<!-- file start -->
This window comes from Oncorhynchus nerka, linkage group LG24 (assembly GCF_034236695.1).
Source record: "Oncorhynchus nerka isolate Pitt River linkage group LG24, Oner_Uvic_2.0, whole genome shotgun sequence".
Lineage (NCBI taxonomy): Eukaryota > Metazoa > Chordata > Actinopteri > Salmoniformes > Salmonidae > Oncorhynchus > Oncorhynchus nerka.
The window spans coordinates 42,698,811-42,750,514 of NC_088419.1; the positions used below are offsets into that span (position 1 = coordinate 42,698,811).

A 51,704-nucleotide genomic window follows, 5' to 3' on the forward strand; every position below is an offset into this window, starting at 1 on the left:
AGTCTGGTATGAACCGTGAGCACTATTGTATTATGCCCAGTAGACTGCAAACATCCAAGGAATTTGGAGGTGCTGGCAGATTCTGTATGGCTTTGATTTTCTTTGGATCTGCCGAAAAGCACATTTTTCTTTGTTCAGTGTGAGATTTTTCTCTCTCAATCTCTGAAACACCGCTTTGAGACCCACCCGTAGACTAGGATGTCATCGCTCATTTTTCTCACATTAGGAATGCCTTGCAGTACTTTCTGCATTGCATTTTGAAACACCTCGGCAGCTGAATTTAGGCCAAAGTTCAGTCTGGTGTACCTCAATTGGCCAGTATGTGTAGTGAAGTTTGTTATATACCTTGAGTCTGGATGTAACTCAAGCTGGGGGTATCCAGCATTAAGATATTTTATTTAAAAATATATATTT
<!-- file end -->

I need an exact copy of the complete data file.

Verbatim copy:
This window comes from Oncorhynchus nerka, linkage group LG24 (assembly GCF_034236695.1).
Source record: "Oncorhynchus nerka isolate Pitt River linkage group LG24, Oner_Uvic_2.0, whole genome shotgun sequence".
Lineage (NCBI taxonomy): Eukaryota > Metazoa > Chordata > Actinopteri > Salmoniformes > Salmonidae > Oncorhynchus > Oncorhynchus nerka.
The window spans coordinates 42,698,811-42,750,514 of NC_088419.1; the positions used below are offsets into that span (position 1 = coordinate 42,698,811).

A 51,704-nucleotide genomic window follows, 5' to 3' on the forward strand; every position below is an offset into this window, starting at 1 on the left:
AGTCTGGTATGAACCGTGAGCACTATTGTATTATGCCCAGTAGACTGCAAACATCCAAGGAATTTGGAGGTGCTGGCAGATTCTGTATGGCTTTGATTTTCTTTGGATCTGCCGAAAAGCACATTTTTCTTTGTTCAGTGTGAGATTTTTCTCTCTCAATCTCTGAAACACCGCTTTGAGACCCACCCGTAGACTAGGATGTCATCGCTCATTTTTCTCACATTAGGAATGCCTTGCAGTACTTTCTGCATTGCATTTTGAAACACCTCGGCAGCTGAATTTAGGCCAAAGTTCAGTCTGGTGTACCTCAATTGGCCAGTATGTGTAGTGAAGTTTGTTATATACCTTGAGTCTGGATGTAACTCAAGCTGGGGGTATCCAGCATTAAGATATTTTATTTAAAAATATATATTT